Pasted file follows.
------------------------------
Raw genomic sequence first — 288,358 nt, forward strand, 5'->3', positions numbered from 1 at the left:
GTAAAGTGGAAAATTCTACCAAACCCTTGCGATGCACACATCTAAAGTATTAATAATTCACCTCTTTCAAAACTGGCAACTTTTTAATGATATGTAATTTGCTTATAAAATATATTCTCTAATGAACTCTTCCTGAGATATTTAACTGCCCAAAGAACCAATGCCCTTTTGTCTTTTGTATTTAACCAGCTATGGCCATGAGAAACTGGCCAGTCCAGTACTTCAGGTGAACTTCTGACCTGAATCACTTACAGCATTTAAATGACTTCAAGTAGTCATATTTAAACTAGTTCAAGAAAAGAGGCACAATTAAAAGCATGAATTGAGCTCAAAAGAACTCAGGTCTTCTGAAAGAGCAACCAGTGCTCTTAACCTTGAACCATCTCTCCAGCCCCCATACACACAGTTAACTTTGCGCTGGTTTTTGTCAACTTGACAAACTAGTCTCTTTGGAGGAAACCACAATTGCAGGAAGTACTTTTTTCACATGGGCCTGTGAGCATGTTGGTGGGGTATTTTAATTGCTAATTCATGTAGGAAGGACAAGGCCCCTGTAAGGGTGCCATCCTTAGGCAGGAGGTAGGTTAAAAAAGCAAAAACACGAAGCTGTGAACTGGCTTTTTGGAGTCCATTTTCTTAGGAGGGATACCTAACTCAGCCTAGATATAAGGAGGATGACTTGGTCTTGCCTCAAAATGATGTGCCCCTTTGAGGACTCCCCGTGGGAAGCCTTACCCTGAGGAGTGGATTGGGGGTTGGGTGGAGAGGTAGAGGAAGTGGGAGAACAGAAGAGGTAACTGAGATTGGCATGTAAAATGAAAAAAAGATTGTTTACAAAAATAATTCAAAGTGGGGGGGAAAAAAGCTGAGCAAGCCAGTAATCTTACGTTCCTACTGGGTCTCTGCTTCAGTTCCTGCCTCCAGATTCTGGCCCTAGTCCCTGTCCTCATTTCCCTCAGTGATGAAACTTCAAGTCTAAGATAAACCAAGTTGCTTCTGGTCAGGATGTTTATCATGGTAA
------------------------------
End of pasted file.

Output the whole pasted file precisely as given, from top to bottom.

Raw genomic sequence first — 288,358 nt, forward strand, 5'->3', positions numbered from 1 at the left:
GTAAAGTGGAAAATTCTACCAAACCCTTGCGATGCACACATCTAAAGTATTAATAATTCACCTCTTTCAAAACTGGCAACTTTTTAATGATATGTAATTTGCTTATAAAATATATTCTCTAATGAACTCTTCCTGAGATATTTAACTGCCCAAAGAACCAATGCCCTTTTGTCTTTTGTATTTAACCAGCTATGGCCATGAGAAACTGGCCAGTCCAGTACTTCAGGTGAACTTCTGACCTGAATCACTTACAGCATTTAAATGACTTCAAGTAGTCATATTTAAACTAGTTCAAGAAAAGAGGCACAATTAAAAGCATGAATTGAGCTCAAAAGAACTCAGGTCTTCTGAAAGAGCAACCAGTGCTCTTAACCTTGAACCATCTCTCCAGCCCCCATACACACAGTTAACTTTGCGCTGGTTTTTGTCAACTTGACAAACTAGTCTCTTTGGAGGAAACCACAATTGCAGGAAGTACTTTTTTCACATGGGCCTGTGAGCATGTTGGTGGGGTATTTTAATTGCTAATTCATGTAGGAAGGACAAGGCCCCTGTAAGGGTGCCATCCTTAGGCAGGAGGTAGGTTAAAAAAGCAAAAACACGAAGCTGTGAACTGGCTTTTTGGAGTCCATTTTCTTAGGAGGGATACCTAACTCAGCCTAGATATAAGGAGGATGACTTGGTCTTGCCTCAAAATGATGTGCCCCTTTGAGGACTCCCCGTGGGAAGCCTTACCCTGAGGAGTGGATTGGGGGTTGGGTGGAGAGGTAGAGGAAGTGGGAGAACAGAAGAGGTAACTGAGATTGGCATGTAAAATGAAAAAAAGATTGTTTACAAAAATAATTCAAAGTGGGGGGGAAAAAAGCTGAGCAAGCCAGTAATCTTACGTTCCTACTGGGTCTCTGCTTCAGTTCCTGCCTCCAGATTCTGGCCCTAGTCCCTGTCCTCATTTCCCTCAGTGATGAAACTTCAAGTCTAAGATAAACCAAGTTGCTTCTGGTCAGGATGTTTATCATGGTAA